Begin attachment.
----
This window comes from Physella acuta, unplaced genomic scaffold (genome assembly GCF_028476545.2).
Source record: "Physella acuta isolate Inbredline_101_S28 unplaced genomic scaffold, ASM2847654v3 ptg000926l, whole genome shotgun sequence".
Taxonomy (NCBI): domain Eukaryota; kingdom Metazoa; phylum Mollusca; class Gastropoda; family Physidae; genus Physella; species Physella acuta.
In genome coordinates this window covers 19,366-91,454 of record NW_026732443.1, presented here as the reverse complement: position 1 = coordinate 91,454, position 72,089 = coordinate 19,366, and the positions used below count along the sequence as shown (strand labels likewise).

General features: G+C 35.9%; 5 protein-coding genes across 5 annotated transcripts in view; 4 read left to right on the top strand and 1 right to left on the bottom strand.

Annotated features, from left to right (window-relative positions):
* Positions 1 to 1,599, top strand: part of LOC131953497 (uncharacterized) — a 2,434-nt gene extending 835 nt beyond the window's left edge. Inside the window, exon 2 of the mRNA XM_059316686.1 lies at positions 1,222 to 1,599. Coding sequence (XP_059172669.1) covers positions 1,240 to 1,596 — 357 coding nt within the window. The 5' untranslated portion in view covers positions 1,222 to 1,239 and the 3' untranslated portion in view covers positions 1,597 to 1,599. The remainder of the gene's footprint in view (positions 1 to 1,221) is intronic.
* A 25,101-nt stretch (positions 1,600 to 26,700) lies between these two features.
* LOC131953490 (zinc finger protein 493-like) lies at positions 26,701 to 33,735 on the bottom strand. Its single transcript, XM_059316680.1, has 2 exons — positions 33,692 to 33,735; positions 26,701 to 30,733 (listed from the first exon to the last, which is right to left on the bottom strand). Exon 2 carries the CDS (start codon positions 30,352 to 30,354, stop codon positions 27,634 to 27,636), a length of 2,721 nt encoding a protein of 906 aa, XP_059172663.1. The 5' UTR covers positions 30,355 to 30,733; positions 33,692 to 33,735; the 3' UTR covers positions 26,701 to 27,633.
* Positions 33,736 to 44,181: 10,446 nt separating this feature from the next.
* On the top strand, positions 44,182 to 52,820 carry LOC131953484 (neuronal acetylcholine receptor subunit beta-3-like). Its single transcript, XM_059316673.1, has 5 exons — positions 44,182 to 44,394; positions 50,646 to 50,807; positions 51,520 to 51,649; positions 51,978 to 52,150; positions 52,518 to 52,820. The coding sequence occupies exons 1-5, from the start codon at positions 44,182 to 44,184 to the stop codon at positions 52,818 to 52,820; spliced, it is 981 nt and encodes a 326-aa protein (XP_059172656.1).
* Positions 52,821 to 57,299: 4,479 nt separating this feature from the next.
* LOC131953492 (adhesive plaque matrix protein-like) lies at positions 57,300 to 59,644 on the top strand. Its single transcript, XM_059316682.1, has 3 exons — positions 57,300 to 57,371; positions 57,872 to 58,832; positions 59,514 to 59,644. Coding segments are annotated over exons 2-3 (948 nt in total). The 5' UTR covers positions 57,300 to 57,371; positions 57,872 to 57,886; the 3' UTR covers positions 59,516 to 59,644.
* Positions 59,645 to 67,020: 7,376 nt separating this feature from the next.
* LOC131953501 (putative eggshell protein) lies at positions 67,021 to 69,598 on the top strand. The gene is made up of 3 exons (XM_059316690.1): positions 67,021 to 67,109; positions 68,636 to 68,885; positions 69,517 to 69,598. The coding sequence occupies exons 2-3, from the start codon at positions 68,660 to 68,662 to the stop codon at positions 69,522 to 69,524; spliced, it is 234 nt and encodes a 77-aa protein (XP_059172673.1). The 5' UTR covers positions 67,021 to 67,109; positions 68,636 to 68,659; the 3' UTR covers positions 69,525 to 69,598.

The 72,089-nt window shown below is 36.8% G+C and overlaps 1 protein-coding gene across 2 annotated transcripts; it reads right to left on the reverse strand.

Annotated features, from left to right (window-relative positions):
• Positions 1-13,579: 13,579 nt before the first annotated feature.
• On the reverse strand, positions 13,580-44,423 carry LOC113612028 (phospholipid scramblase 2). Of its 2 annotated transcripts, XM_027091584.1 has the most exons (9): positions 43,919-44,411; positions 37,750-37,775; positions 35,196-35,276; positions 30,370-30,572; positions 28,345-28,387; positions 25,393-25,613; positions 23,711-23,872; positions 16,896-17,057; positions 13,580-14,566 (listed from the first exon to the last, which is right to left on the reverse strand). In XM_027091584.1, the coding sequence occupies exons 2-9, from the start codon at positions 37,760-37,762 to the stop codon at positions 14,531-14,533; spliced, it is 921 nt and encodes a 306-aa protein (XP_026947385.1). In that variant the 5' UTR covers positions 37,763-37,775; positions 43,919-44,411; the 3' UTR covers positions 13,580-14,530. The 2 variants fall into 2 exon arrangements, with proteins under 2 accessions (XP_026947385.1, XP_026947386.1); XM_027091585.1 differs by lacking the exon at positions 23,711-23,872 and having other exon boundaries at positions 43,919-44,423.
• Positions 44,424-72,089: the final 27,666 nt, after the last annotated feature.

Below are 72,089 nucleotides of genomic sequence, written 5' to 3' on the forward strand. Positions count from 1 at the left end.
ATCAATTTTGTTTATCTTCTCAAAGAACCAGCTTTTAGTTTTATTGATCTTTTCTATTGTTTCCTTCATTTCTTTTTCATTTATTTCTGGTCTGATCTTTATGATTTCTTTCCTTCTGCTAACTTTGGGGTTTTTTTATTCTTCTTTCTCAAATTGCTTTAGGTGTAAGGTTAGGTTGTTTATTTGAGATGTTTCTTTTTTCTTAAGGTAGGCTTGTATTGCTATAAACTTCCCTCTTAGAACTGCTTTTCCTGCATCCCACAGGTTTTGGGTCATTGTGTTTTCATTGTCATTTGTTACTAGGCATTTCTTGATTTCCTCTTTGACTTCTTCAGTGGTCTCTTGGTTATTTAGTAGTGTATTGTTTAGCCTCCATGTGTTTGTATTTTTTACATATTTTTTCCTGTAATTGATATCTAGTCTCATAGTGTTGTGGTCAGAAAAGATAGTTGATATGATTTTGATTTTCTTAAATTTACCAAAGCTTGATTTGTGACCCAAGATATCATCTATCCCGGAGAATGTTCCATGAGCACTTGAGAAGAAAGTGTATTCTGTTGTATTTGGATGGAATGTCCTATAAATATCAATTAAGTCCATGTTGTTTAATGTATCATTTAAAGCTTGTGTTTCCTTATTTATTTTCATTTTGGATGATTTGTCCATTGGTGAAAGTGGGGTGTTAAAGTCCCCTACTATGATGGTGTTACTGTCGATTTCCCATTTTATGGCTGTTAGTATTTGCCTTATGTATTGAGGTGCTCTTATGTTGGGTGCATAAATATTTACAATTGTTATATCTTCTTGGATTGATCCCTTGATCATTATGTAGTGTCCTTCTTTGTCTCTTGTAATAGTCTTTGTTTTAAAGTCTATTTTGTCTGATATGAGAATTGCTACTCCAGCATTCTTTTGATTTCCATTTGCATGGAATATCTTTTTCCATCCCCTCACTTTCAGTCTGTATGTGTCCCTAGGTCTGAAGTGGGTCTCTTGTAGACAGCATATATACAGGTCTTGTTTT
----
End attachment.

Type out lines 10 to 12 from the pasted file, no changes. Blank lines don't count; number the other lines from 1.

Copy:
* Positions 33,736 to 44,181: 10,446 nt separating this feature from the next.
* On the top strand, positions 44,182 to 52,820 carry LOC131953484 (neuronal acetylcholine receptor subunit beta-3-like). Its single transcript, XM_059316673.1, has 5 exons — positions 44,182 to 44,394; positions 50,646 to 50,807; positions 51,520 to 51,649; positions 51,978 to 52,150; positions 52,518 to 52,820. The coding sequence occupies exons 1-5, from the start codon at positions 44,182 to 44,184 to the stop codon at positions 52,818 to 52,820; spliced, it is 981 nt and encodes a 326-aa protein (XP_059172656.1).
* Positions 52,821 to 57,299: 4,479 nt separating this feature from the next.